Interestingly, both Katie-bug and Lisa have the inner grit to keep pressing past their worries and fears and get to the truth of the matter. Between the two of them, there is a mutual bond that was formed years earlier in Vietnam. Seemingly all the women involved will find a way to forge out the truth. Through a small measure of manipulation and subterfuge, they rally their forces, and the annual Water Lily presentation takes a wildly different turn than ever before. Courage and fear, truth and lies, present and past, all meet one another face to face. Not a single participant can dodge the memories or their affects (nor would they choose to). Real healing is possible only when the ghosts that have lingered so long have been banished.

Author Nicole Seitz offers her fans a lovely story, welcoming and charming from beginning to end. Readers will laugh and cry right along with these fictional characters, recognizing from one heart to the next that we're all the same underneath.

— Reviewed by Michele Howe, author of STILL GOING IT ALONE: Mothering with Faith and Finesse, and Single Parenting Columnist for

From The VVA Veteran
Nicole Seitz’s A Hundred Years of set in present-day South Carolina and revolves around a woman whose father is a Vietnam veteran with serious emotional issues and an Amerasian woman working as a cook in a nearby town. There’s also a measure of magical realism in that another character is the ghost of a dead American soldier who comes to life in the form of a koi fish.

From Star-News (Wilmington, NC)
...her gifts as a storyteller are undeniable."
Read full review.

— Reviewed by book editor Ben Steelman, Star-News

From Jackie K. Cooper
"Nicole Seitz is not only a good writer, she is a brave writer."
Read full review.

From Booklist
John Porter’s horrific memories of his service in the Vietnam War have been dormant for nearly 40 years But a brief encounter with an old enemy reopens old wounds. Now that he’s displaying alarming signs of post-traumatic stress disorder, his daughter Katie vows to bring her father peace. But a weekend trip to a veterans ceremony intended to bring closure instead unknowingly sparks a chain of events that lead John and Katie to a Vietnamese woman named Doan Vien who befriended John during the war. Doan Vien and her daughter Lisa Le disclose long-held secrets that threaten to unravel both families. This intricate story unfolds slowly from Katie and Lisa’s points of view, but it is also interspersed with John’s disturbing memories. Cleverly Seitz offers only the tiniest of clues until finally serving up the final resolution. A heartbreaking tale that sheds light on love, friendship, and faith powerful enough to endure the atrocities of war.

— Reviewed by Annie McCormick, Booklist

From Fresh Fiction
I loved this story! Nicole Seitz writes an extremely nostalgic and heartrending story of the suffering and sacrifices of the servicemen serving in Vietnam. She has very cleverly portrayed the soul-searching struggle in each of her characters in their individual pain in confronting the past. This will be a beautiful story remembered for years to come. I look forward to more of Ms. Seitz's brilliant writing.

— Reviewed by Kay Quintin, 2/6/2009

From Romantic Times Book Reviews
Nicole Seitz
****4 stars

Seitz uses her gift of storytelling to share the internal lives of Vietnam veterans and their loved ones as they search for the truth that will free them from the curse of war. Once the four main characters are fully developed you will be hooked and fully empathize with them. Don’t put this book down until you reach the final resolution; it has a surprise ending.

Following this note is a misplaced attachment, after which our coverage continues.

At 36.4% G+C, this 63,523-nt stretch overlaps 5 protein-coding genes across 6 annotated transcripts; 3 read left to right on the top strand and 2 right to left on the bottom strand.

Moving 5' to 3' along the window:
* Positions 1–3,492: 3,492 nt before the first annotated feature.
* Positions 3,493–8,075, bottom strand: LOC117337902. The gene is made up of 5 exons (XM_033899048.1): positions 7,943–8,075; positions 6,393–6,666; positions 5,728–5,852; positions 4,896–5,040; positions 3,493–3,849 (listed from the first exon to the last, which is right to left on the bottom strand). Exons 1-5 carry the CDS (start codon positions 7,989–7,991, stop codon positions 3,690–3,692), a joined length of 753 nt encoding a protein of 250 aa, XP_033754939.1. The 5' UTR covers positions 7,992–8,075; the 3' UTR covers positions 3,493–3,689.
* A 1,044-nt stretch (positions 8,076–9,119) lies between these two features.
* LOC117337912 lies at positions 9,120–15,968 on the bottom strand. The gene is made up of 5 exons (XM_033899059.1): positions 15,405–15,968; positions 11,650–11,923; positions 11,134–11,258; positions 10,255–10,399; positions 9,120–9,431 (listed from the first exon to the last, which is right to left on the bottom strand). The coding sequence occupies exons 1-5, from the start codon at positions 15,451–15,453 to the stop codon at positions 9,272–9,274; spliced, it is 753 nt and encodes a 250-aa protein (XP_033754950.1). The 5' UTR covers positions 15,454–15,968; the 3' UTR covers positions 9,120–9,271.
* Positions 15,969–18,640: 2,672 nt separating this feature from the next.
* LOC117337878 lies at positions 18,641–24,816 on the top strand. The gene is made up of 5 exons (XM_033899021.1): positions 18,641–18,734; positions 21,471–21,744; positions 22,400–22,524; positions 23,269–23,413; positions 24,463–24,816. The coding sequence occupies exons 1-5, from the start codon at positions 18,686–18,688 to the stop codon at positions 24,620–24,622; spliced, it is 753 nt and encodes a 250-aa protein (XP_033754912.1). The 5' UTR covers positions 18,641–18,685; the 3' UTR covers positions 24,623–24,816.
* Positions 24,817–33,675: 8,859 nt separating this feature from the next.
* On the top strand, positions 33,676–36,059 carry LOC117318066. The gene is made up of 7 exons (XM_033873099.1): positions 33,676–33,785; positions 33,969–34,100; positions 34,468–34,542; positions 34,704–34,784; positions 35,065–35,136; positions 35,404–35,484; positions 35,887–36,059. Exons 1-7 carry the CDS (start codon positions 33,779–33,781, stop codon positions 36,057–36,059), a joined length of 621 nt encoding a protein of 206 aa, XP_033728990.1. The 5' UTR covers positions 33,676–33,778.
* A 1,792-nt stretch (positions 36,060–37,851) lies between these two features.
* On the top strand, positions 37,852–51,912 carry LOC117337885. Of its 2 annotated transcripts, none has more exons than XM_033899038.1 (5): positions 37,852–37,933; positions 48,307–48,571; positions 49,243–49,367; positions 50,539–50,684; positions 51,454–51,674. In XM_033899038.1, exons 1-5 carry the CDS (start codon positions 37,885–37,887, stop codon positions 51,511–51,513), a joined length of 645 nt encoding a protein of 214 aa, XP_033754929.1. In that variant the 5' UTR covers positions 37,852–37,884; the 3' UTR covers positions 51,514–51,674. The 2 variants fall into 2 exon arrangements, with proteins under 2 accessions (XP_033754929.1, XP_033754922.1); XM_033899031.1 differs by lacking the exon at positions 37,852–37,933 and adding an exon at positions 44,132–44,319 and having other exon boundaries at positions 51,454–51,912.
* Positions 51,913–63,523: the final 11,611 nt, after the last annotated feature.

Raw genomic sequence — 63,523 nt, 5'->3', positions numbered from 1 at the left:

— Lindy J. Swanson, Romantic Times Book Reviews, March 2009

From Publishers Weekly
A Hundred Years of Happiness Nicole Seitz.
Thomas Nelson, $14.99 paper (320p) ISBN 978-1-59554-502-2

Seitz (The Spirit of Sweetgrass) focuses on two families irrevocably changed by the Vietnam War in her latest Lowcountry saga. All Lisa Le knows of her father is that he was an American soldier who died in Vietnam, before Lisa's Vietnamese mother and uncle moved to America, and that her mother continues to mourn him in their Georgetown, S.C., home. John Porter, of Charleston, is a veteran haunted by his past. His daughter, happily married Katherine, hopes to help by taking him to a veterans' event, but instead sets in motion a chain of events that will bring the two families crashing together. Seitz deftly shifts perspective among Lisa, Katherine, John and a koi fish in Vietnam who was once an American soldier named Ernest, giving her familiar themes—posttraumatic stress disorder, adjusting to civilian life, survivor's guilt, smalltown Southern living, aging, the quest to belong—sensitive and original treatment. For anyone touched by war, this tale of life after wartime should resonate strongly. (Mar.)

— Publishers Weekly, 12/15/2008

From Charleston Magazine
A Hundred Years of Happiness, by Nicole Seitz ($15, Thomas Nelson, March 2009)

Lowcountry native Nicole Seitz's third novel, A Hundred Years of Happiness, could have stayed within the comfortable boundaries of a family drama with a Charleston backdrop. Instead, and to her great credit, Seitz surprises with fresh characters that add cultural and generational depth to the story. Foremost among these is Georgetown fry cook Lisa Le, who escaped Vietnam with her mother for a better life in America. Le's search for a sense of belonging in small town South Carolina provides the riskiest and best work Seitz has offered to date. While the Charleston-based portion of the narrative owes much to Conroy and others, A Hundred Years of Happiness is redeemed by unexpected voices from the other side of the world.

— Charleston Magazine, January 2009 issue

Copyright © 2007 Nicole Seitz. All rights reserved.
The Spirit of Sweetgrass Trouble the Water, coming February 2008!